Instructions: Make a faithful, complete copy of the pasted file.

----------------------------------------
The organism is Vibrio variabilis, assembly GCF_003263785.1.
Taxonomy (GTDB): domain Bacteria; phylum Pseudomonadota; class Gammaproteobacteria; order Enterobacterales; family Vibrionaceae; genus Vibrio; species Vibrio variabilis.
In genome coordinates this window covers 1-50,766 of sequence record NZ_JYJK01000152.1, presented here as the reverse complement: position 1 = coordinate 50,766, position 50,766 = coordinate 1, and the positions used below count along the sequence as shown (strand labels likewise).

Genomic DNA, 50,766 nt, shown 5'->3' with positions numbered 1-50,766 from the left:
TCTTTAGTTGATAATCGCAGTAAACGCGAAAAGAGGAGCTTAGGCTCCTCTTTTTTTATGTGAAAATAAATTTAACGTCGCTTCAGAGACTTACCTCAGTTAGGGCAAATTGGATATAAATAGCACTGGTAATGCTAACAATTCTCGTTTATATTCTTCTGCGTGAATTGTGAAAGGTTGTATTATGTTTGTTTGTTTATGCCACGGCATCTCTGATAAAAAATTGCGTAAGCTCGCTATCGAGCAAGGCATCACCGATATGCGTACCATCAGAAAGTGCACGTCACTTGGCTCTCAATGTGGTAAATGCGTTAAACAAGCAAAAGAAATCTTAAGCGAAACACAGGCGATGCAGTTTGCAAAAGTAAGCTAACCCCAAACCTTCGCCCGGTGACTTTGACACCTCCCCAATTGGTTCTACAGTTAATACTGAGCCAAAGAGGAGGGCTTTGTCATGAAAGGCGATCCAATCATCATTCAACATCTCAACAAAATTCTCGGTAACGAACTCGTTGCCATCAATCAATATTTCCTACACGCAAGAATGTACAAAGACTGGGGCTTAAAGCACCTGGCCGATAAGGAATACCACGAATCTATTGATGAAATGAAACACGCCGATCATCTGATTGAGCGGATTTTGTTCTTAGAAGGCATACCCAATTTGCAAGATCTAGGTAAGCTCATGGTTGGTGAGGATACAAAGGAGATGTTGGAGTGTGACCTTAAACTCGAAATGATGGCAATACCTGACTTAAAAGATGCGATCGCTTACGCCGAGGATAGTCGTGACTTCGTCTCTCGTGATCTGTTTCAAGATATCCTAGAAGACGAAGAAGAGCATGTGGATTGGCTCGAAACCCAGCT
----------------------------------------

The organism is Vibrio variabilis, assembly GCF_003263785.1.
Taxonomy (GTDB): domain Bacteria; phylum Pseudomonadota; class Gammaproteobacteria; order Enterobacterales; family Vibrionaceae; genus Vibrio; species Vibrio variabilis.
In genome coordinates this window covers 1-50,766 of sequence record NZ_JYJK01000152.1, presented here as the reverse complement: position 1 = coordinate 50,766, position 50,766 = coordinate 1, and the positions used below count along the sequence as shown (strand labels likewise).

Genomic DNA, 50,766 nt, shown 5'->3' with positions numbered 1-50,766 from the left:
TCTTTAGTTGATAATCGCAGTAAACGCGAAAAGAGGAGCTTAGGCTCCTCTTTTTTTATGTGAAAATAAATTTAACGTCGCTTCAGAGACTTACCTCAGTTAGGGCAAATTGGATATAAATAGCACTGGTAATGCTAACAATTCTCGTTTATATTCTTCTGCGTGAATTGTGAAAGGTTGTATTATGTTTGTTTGTTTATGCCACGGCATCTCTGATAAAAAATTGCGTAAGCTCGCTATCGAGCAAGGCATCACCGATATGCGTACCATCAGAAAGTGCACGTCACTTGGCTCTCAATGTGGTAAATGCGTTAAACAAGCAAAAGAAATCTTAAGCGAAACACAGGCGATGCAGTTTGCAAAAGTAAGCTAACCCCAAACCTTCGCCCGGTGACTTTGACACCTCCCCAATTGGTTCTACAGTTAATACTGAGCCAAAGAGGAGGGCTTTGTCATGAAAGGCGATCCAATCATCATTCAACATCTCAACAAAATTCTCGGTAACGAACTCGTTGCCATCAATCAATATTTCCTACACGCAAGAATGTACAAAGACTGGGGCTTAAAGCACCTGGCCGATAAGGAATACCACGAATCTATTGATGAAATGAAACACGCCGATCATCTGATTGAGCGGATTTTGTTCTTAGAAGGCATACCCAATTTGCAAGATCTAGGTAAGCTCATGGTTGGTGAGGATACAAAGGAGATGTTGGAGTGTGACCTTAAACTCGAAATGATGGCAATACCTGACTTAAAAGATGCGATCGCTTACGCCGAGGATAGTCGTGACTTCGTCTCTCGTGATCTGTTTCAAGATATCCTAGAAGACGAAGAAGAGCATGTGGATTGGCTCGAAACCCAGCT